The common carp is a heavy-bodied minnow with a long dorsal fin containing 17–21 rays, a stout, saw-toothed spine at the front of both dorsal and anal fins, and two barbels on each side of upper jaw. The back and sides are brassy olive, and the belly is yellowish white. The scales of the back and sides are prominently dark-edged, creating a crosshatched effect. The fins are dusky, often overlain by red on the tail fin and by yellow or orange on the lower fins.
Similar species: A number of other Asian carp have been introduced to North America, and these pose a severe threat to our aquatic ecosystems. For more about the grass, black, bighead, and silver carp, see the Similar Species links below.
Total length: 12–25 inches; weight: 1–8 pounds. One specimen in Missouri weighed 47 pounds.
Statewide. Most abundant in big rivers, north and west prairie streams, and southeastern lowlands.
Habitat and Conservation
A native of Asia, this species was introduced to Europe centuries ago and was brought to America as early as 1831. Starting in 1879 and for the next 15 years, it was actively stocked in Missouri and was firmly established by 1895. It is highly adaptable to different habitats but is least abundant in clear, high-gradient streams of the central Ozarks. Large streams, natural lakes, and impoundments are preferred, especially in highly productive waters. In streams, adults prefer deeper pools.
These omnivores eat a variety of animal and plant material, with aquatic insects forming the most important food source. Feeding peaks in late evening or early morning, sometimes in very shallow water. They feed mostly from the bottom but also suck in objects floating on the surface. Food is probably located more by taste than by sight. Aggressive, active feeders, they often uproot plants and stir up the water, making it more turbid.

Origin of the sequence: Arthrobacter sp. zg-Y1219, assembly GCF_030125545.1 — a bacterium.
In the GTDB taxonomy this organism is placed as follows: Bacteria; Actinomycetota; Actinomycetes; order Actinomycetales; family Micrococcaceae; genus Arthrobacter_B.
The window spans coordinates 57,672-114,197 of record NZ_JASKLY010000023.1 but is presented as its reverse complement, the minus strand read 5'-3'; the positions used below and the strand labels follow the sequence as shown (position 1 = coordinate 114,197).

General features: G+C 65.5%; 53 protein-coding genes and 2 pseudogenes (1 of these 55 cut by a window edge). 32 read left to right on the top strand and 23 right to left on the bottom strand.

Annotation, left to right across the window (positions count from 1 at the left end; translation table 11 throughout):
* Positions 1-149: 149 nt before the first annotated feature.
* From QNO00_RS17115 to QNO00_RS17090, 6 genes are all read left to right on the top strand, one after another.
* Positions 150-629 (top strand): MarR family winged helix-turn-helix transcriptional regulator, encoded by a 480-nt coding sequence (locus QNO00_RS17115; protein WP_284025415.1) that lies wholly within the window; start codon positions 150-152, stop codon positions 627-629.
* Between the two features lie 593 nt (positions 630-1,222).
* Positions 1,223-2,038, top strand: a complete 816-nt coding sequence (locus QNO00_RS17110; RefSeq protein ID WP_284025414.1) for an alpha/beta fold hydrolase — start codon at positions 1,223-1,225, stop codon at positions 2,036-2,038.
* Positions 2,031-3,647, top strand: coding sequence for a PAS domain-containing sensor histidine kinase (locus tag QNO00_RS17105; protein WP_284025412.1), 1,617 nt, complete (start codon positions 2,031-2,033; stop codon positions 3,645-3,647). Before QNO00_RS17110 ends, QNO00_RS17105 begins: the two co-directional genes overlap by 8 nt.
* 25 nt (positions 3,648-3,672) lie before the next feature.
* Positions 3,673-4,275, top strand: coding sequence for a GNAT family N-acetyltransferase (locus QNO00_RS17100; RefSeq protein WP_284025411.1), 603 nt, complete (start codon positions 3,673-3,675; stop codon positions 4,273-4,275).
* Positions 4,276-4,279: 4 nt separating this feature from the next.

One of the most widespread and abundant large fishes in the state. Nonnative.
Most spawning occurs from March to June but can continue through early fall. No nest is prepared, and no parental care is given. Eggs are broadcast over logs, rocks, and other submerged objects. Few common carp live more than 12 years in the wild, though in captivity they can live nearly 50 years.
Many people eat carp, and the fish can put up a fight equal to that of any game fish of similar size, so their sporting qualities should be more widely recognized. Carp can be taken on a variety of baits, including dough balls, whole kernel corn, and worms.
Some people think that common carp are a type of goldfish, but the two are indeed separate species. But both are in the minnow family, and both came from Asia.
The ornamental carp with bright orange, red, white, and other color forms that is commonly kept in outdoor fishponds used to be considered a subspecies of common carp. Today, scientists consider these ornamental fish to be a separate species, the Amur carp, Cyprinus rubrofuscus. You may know this species by its Japanese names, koi (carp) or nishikigoi (brocaded carp). The Chinese were aquaculturing Amur carp for food and for various colors as far back as the fourth century AD, and the Japanese started breeding it for color in the 1820s.
At least one Lake of the Ozarks tourist attraction tried to make the most of the presence of common carp near its dock by offering fish food pellets in gumball dispensers and posting signs inviting visitors to "feed the bugle-mouth bass."
Because of their abundance, common carp are often accused of competing for food and space and eating the eggs of more desirable fishes. Their feeding clouds the water and uproots vegetation. Although there is truth in these complaints, the carp’s nuisance qualities may be somewhat exaggerated.
The northern pike is like a larger version of redfin (grass) and chain pickerels. It is stocked in Missouri reservoirs in part to effectively control the large stocks of carp and gizzard shad present in those waters.